The judge instructed the jury that the mere fact that a person has been charged with a crime does not create any presumption of guilt, that a defendant is presumed innocent until proven guilty, and adequately covered the *161 State's burden of proving guilt beyond a reasonable doubt. The court did not abuse its discretion in refusing to ask the requested voir dire question.

2.

In his brief and argument here appellant contends that there was no proof that the crime was committed in Baltimore County, and on that basis the court should have granted a directed verdict. At the end of the State's case defendant's counsel stated, "Your Honor, we then move for a directed verdict as to all counts of this indictment." No reference was made to the question of venue. The court granted the "motion to dismiss" as to counts 6, 7, 8, 9 and 11, and overruled as to 1, 2, 3, 4, 5 and 10, indicating that at the close of the whole case the State would have to elect which of the inconsistent counts to proceed on. When both sides closed, counsel for defendant said, "At this time we renew our motion".

No question of venue was raised or decided below, and it is not before us. Maryland Rule 1085. Nor could it have been raised below, after appellant pleaded in bar to the indictment. Kisner v. State, 209 Md. 524, 122 A.2d 102; Presley v. State, 6 Md. App. 419, 251 A.2d 622.

We call attention to Maryland Rule 755 a. which provides that the sufficiency of the evidence is raised by a "motion for judgment of acquittal". There is no motion for directed verdict in our criminal practice.

3.

In cross-examination of a witness for appellant who testified that he was engaged to her daughter, and was attending a party at her home when the robbery occurred, she was asked if she had discovered that he may have another name. When objection was made, the judge told the witness to answer yes or no, and she answered in the negative.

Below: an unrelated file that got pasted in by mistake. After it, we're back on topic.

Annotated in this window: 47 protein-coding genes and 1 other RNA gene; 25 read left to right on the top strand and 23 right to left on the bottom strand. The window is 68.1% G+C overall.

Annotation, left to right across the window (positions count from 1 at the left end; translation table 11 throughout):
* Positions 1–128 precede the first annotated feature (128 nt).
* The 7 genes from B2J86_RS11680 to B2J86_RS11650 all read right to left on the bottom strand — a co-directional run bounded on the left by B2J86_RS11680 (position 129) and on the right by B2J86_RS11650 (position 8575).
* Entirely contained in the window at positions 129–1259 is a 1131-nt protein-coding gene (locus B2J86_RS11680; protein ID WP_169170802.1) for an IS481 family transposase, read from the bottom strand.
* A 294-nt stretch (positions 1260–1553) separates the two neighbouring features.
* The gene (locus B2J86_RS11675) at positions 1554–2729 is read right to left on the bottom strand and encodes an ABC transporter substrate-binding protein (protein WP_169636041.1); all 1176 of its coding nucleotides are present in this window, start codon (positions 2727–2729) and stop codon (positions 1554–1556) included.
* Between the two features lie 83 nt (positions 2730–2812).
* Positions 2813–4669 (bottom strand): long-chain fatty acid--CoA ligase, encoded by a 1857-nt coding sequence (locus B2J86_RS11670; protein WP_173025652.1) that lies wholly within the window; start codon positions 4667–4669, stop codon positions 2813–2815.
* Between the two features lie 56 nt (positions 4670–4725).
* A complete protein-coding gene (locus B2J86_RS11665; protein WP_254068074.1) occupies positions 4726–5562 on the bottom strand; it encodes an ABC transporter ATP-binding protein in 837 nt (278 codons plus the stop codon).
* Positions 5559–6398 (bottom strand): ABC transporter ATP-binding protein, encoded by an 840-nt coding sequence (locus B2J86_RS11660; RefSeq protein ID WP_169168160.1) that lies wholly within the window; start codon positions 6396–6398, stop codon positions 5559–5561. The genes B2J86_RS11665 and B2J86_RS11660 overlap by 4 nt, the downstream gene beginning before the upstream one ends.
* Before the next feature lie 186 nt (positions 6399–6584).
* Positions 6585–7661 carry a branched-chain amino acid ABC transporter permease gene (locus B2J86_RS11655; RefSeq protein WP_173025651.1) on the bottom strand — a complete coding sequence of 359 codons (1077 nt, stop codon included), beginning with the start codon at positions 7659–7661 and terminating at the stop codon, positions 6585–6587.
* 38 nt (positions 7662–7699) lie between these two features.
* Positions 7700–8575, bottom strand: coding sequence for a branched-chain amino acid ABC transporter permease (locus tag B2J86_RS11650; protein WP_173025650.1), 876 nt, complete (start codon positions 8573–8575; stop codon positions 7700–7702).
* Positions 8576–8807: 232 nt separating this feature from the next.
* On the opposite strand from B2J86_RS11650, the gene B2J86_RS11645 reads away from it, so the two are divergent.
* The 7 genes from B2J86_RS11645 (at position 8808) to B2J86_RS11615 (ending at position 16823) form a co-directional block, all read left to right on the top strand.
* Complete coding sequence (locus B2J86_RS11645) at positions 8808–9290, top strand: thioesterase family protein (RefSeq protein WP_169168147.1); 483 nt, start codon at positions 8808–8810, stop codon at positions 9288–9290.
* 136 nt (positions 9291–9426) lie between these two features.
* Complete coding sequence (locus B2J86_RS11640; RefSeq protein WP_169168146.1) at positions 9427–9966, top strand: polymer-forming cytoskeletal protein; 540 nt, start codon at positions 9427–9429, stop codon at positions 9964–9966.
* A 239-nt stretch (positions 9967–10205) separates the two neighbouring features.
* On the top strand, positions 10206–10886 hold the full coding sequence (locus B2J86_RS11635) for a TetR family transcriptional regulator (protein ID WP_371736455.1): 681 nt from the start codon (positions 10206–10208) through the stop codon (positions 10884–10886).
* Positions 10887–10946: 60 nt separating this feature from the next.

There was no prejudicial error in the question and answer.

4.

In covering point 2 above, we recited the disposition *162 of some of the counts of the indictment. When the motion was "renewed" at the close of the entire case, appellant thereby questioned the legal sufficiency of each remaining count. In the colloquy between the court and counsel the judge commented that he felt that everything else merged into the first count, robbery with a dangerous and deadly weapon. The record then shows:

"THE COURT: I think it makes it easier for the jury to put this up to them, was it this guy or wasn't it, he's guilty of armed robbery or he's not guilty of anything. MR. McDONNELL: Everything is merging into the first, then, right, Judge? THE COURT: Yes."

We look to substance and the effect of the ruling, rather than its form. In effect the court granted the motion as to all remaining counts but the first. Appellant may not complain.

5.

The transcript shows that certain requested instructions were submitted, and apparently discussed informally. The court instructed the jury, and then said:

"All right, do you have any exceptions? I'll let you dictate those out of the presence of the jury after they have retired, Mr. McDonnell, if you have any technical ones to make."

Counsel for appellant then replied, "Nothing gross, your Honor, I'll take exceptions later".